Persuasion Check: Unearthed Arcana – Magic Items of Eberron

It’s October, which means the newest Unearthed Arcana is either going to be a trick or treat- and a treat it is! We’re taking a look at a group of Eberron style magic items, where magic is a part of everyday life.

Specifically we have 12 items to take a look at- 2 arcane focuses, 7 common magic items, and 3 Warforged parts. I’ll briefly describe each and give my thoughts on their in-game impact, even if they are understandably light on mechanics. Without further ado, let’s get to it!

Arcane Focuses
We start off with two arcane focuses, each of which operate in a similar fashion- one bolstering offense, while the other gives a defensive option. These are not meant to be game changers; they’re just focuses after all.

Imbued Wood
Imbued Wood, the offensive option, is wood infused with planar energies that can be put into a wand, staff, or other focus of choice. The type of wood used gives a +1 bonus to one damage roll of a spell that deals a specific type of damage. For example, Fenrian ash adds the +1 damage to spells that deal fire damage.

Orb of Shielding
On the other hand, the Orb of Shield is made of crystal or stone that gives the wielder a reaction to reduce damage of a specific type by 1d4 depending on what the orb is made out of. Again, an Orb of Shielding made of Fenrian basalt allows the wielder to reduce fire damage by 1d4 as a reaction.

Both of these options are nice little buffs, especially for a lower level character or a spellcaster who favors one type of damage. They do require attunement so they very well could be discarded as the party gains more powerful magic items. That said, the Orb of Shielding doesn’t require its wielder to be a spellcaster, so knowing you’re going up against a monster that spews lightning could result in stocking up in a few Orb of Shieldings made of Lamannian flint.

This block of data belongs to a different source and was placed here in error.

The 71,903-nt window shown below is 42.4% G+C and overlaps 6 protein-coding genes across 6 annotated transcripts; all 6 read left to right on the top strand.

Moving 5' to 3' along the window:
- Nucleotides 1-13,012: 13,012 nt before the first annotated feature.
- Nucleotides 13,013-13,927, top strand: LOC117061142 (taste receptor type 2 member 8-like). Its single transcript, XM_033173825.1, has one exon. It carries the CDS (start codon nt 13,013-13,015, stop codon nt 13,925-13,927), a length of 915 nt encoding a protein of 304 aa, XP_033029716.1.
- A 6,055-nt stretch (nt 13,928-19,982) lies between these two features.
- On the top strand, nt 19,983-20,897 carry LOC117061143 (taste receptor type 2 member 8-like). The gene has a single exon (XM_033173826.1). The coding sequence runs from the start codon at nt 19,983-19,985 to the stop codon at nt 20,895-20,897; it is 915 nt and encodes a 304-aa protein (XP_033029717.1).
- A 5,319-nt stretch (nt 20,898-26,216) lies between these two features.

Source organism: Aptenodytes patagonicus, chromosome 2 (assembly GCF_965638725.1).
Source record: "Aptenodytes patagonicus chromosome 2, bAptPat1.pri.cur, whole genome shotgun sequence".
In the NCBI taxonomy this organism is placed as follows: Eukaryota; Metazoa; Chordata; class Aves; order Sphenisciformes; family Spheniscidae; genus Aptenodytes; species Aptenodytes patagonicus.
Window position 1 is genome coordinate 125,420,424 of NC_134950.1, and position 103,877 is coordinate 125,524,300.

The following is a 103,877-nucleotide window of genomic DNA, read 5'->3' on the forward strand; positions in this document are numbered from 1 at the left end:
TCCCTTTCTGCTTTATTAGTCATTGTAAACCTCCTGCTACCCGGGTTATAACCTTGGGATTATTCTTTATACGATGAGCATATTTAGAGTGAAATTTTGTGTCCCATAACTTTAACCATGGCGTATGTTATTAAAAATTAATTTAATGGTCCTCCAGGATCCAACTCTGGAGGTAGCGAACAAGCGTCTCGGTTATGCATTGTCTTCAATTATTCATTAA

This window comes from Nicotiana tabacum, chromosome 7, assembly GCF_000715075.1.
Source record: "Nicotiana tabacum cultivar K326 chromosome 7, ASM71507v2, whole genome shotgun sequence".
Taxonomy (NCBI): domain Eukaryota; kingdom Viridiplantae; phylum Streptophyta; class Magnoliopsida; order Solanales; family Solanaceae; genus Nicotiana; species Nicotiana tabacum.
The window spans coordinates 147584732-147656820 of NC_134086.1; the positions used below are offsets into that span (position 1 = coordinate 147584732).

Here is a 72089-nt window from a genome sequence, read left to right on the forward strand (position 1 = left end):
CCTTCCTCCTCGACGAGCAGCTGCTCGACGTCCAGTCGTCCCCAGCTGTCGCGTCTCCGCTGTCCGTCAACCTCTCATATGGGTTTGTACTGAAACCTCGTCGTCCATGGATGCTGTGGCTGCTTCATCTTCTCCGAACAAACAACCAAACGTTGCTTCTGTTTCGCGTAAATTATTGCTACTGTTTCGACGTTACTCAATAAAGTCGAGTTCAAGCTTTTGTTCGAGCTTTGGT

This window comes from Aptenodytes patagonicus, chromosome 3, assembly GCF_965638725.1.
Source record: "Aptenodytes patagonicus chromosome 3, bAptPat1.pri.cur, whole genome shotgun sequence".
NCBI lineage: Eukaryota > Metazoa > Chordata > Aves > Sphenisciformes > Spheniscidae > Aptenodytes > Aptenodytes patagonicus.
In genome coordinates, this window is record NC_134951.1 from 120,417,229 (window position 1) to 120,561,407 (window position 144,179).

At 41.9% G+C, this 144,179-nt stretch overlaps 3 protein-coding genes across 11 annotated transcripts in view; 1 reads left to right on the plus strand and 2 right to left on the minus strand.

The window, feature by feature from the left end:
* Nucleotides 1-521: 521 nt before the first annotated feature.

There is the additional rule for two-handed Arcane Focuses. Since they are also weapons, two handed versions could exists, such as a staff, that improves the range of offensive spells by 50% as well as fulfilling the need for a somatic component. This is a nice little addition that yields images of wizards channeling their power through their staff rather than their fingertips. Overall, thumbs up for a great addition for low level spellcasters.

Common Magic Items
One of the hardest things to do is to come up with magic items that are both fun, but harmless. I think these common magic items mostly capture that, giving your players very minor powers when wielding them without imbuing anything that actually changes the game.

Very quickly, here is a rundown of each item:
Band of Loyalty – You die instantly at 0 HP, as to not be captured
Cleansing Stone – Removes dirt from you and your clothes
Everbright Lantern – Bullseye lantern with flame that doesn’t go out
Feather Token – One time use, basically slow fall insurance
Glamerweave – Illusion-infused clothing to give you cool effects like a fire halo
Shiftweave – 1 Outfit that can look like 5 others on command
Spellshard – Magic e-reader stone that can be password protected and used as a spellbook

Ok, so let’s work from least impactful to most as we take a look at these. The Cleansing Stone is mostly a stationary item you’ll find in town squares and inns so you don’t track orc blood everywhere. Neat. Get a portable version so you can infiltrate an enemy camp easier without their own blood on your disguise.

The Everbright Lantern. Do you like lanterns? Hate having to refill them with oil? Constantly burn down small forests when you knock your lantern over? Well do we have the item for you!

While a cool idea, Glamerweave isn’t super functional. Maybe a really dumb goblin will believe that you have a flaming halo or other cool effect, but you’re essentially just wearing last year’s Paris Fashion Week look.

Shiftweave on the other hand, could have a bit of impact. For example, since it can hold 5 different outfits, if you’re being chased in a very flamboyant outfit, going around the corner and shifting to a dirty robe is sure to have your chasers thrown off the trail. Alternatively, placing disguises or uniforms that belong to different factions will let you play some political intrigue.